If you do want to hide the filenames, use RAR; it supports encrypting the directory information. It’s a way better format anyway.

WilliamB February 11, 2008 3:14 PM

Its just another example of the arms race, MPAA vs some programmers, and thus some of their content’s consumers.

Sure, with today’s torrent technology, such an approach might even be feasible.

But, how about with tomorrow’s revised torrent protocol, once this approach has been addressed as a security threat? Any bets on how long it would take to revise the torrent protocol?

Anonymous February 11, 2008 3:14 PM

This “nicely minimizes false positives” only if you assume that the check if the work is distributed without copyright holder’s permissions is performed. This is a big assumption — labels’ track record suggest the exact opposite. Current practice is to do very fuzzy matching of file names only.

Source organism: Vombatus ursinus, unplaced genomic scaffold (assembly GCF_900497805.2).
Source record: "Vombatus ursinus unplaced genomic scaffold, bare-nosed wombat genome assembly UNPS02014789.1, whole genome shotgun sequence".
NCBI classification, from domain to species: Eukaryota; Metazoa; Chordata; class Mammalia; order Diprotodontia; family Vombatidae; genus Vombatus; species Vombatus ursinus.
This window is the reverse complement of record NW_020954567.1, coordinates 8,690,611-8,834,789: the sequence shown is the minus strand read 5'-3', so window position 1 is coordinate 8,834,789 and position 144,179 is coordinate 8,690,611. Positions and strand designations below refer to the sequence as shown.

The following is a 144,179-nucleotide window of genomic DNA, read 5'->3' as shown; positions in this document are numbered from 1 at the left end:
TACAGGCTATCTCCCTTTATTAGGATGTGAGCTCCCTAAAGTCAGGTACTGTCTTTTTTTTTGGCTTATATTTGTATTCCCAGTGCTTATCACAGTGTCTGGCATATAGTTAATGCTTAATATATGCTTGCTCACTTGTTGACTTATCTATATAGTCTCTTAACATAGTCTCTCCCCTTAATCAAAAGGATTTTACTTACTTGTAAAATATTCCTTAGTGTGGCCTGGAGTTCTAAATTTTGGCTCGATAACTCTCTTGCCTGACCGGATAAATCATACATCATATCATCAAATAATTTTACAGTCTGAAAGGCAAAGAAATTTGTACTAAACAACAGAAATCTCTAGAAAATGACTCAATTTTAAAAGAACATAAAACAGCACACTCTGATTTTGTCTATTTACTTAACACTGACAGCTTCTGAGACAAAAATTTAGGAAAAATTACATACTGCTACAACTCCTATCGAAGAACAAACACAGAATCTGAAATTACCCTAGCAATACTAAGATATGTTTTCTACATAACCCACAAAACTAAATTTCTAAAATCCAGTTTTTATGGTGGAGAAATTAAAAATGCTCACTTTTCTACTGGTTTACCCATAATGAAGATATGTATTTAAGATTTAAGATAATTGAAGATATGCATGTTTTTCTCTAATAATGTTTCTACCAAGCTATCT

Kerry Thompson February 11, 2008 3:22 PM

Like some of the “academic” solutions proposed to defeat spam, I have doubts that this system will work in the real world.

For a start, it requires ISPs to implement a new system which has a definite cost but is of no benefit to them or their customers. The MPAA will also need all ISPs to cooperate for it to work – thats all ISPs in the world. Good luck with that.

Lawrence D'Oliveiro February 11, 2008 3:22 PM

Another problem is, what about fair use? If the MPAA is given this power, history suggests they will use it to block even uses of their material that would be permitted under fair use. Technically that would be a “false positive”.